looking at a national model or local model, the problems with the national
model are either having a national index or a national database is politically
infeasible, just not going to work. It’s bad design because you create a single
point of failure and even if you had back-ups you’re still creating a
transaction volume to wherever that server is that is very, very dangerous in
terms of scope. I mean you’re dealing with perhaps millions of transactions per
minute to one place.
It’s well known that the probability of failure in any IT project increases
exponentially or faster with the size of the project and therefore when you do
a project that involves the entire country like that your probability of
failure probably starts at 99.99999 percent. And I would point out that even in
the UK where they have single payer, and it’s all government controlled and
they could build it any way they wanted, they in fact are taking the regional,
they’ve divided the country into five regions and they’re setting up only a
very limited, very limited national database although they’re hoping eventually
they can get to a limited database and in fact if you’re in one part of the UK
and you go to another part they’re going to know very little about you. They
also haven’t worked out the between LHII communications.
So the national solution has these implementation problems. In addition you
have to look at health care and say what is the benefit of having the
information from someone in New York available in Florida. It’s well known in
health care that health care is primarily local, 95 percent of health care is
local. And so what you’re doing is you’re greatly increasing the scope of your
project, you’re creating potential nearly insurmountable or insurmountable
political difficulties, to get a benefit that is miniscule, that’s just not
where the benefit is, the benefit is in the local area.
Actually I’m finished because that leaves me with the regional approach and
I’m happy to either have questions or eat lunch.
DR. LUMPKIN: Let me try to, I actually have a question because there are
other models that I didn’t hear discussed and let me say that one of the models
that came to my mind is the problem with the Natella approach is that the
number of peers becomes close to infinite —
DR. YASNOFF: Well, no, when the number of peers becomes large the traffic
and the CPU requirements become infinite.
DR. LUMPKIN: But if you consider a model where some of the peers may be
LHIIs, some of the peers may be Kaiser, VA, you start having a limited number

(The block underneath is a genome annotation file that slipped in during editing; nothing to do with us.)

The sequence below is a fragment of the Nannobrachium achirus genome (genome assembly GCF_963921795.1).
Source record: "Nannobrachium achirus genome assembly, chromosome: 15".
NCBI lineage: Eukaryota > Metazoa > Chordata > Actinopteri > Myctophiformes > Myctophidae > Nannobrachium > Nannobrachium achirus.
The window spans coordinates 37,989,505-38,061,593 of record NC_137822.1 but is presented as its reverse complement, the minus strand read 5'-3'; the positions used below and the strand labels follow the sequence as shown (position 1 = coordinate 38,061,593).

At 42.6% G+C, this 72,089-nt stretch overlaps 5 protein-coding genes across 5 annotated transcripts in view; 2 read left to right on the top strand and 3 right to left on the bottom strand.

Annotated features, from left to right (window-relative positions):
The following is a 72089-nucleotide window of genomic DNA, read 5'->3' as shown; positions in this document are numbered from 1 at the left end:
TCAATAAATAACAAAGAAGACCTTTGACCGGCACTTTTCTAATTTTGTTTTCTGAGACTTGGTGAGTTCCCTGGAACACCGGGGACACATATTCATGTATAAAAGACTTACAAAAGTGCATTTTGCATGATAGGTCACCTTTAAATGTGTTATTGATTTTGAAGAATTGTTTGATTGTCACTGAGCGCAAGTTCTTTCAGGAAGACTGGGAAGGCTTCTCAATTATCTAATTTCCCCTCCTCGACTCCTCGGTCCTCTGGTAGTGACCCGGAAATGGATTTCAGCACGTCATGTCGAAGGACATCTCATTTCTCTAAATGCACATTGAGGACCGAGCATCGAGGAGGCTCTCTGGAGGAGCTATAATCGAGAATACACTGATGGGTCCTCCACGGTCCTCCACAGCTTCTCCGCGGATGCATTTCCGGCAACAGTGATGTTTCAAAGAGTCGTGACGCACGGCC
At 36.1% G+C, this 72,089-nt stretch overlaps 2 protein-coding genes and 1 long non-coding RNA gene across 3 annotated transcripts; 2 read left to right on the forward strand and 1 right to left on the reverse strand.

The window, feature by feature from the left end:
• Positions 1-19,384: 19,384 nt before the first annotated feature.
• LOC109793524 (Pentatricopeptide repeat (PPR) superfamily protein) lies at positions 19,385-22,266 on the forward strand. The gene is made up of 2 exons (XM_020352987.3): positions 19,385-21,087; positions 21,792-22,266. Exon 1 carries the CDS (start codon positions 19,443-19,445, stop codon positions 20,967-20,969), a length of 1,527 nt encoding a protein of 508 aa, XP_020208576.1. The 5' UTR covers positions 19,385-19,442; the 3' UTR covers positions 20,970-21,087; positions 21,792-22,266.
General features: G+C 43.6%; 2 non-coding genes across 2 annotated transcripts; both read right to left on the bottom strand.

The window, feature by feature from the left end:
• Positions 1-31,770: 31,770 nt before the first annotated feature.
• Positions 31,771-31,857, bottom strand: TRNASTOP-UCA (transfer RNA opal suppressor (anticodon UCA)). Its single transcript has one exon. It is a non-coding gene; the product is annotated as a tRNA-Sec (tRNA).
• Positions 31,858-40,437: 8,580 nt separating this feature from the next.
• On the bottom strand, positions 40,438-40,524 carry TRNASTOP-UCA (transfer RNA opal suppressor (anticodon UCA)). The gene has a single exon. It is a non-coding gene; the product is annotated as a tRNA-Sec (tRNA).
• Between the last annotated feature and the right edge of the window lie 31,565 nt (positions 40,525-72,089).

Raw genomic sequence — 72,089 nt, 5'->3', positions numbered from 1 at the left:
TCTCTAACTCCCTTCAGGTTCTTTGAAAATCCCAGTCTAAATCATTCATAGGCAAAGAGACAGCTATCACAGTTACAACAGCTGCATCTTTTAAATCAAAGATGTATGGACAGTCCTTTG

of peers that would then only have to search a limited number of places so that
you would have redundancy. So if I live in Santa Barbara and I’m a member, and
I’m a vet who also has Kaiser coverage then I would show up in their central
directory for all three of those entities. And if you’re in Medicare you’d have
another, potentially, and then it may be the national or it may be based upon
the intermediary. Is that a third option or is that somewhere in your number
DR. YASNOFF: I think that the question you’re really asking is in this
regional model how do the national players fit in, I think that’s the
architectural question you’re asking. I think that the model you’re proposing
has the disadvantage, I think I can show you that with the regional model you
essentially minimize if not eliminate searching for records that do not exist,
essentially you can architect it so you never do a search for records that do
not exist. And I would posit that any kind of NHII model that results in a
substantial computing burden to all systems that are connected to it for
searches that produce null results is going to be not infeasible but it’s going
to be at a substantial disadvantage in terms of a model that avoids that. And
the model, your model would result in a substantial number of searches that
would not, any time you don’t, you can’t definitively know in advance where the
information is that you’re trying to find you’re going to impose a substantial
computing burden that is going to be unacceptable.
DR. STEINDEL: John, my comment on this is I think there’s a lot of
discussion that we can have from a computer science point of view on the
architecture of the exchange of clinical information, which is what the LHII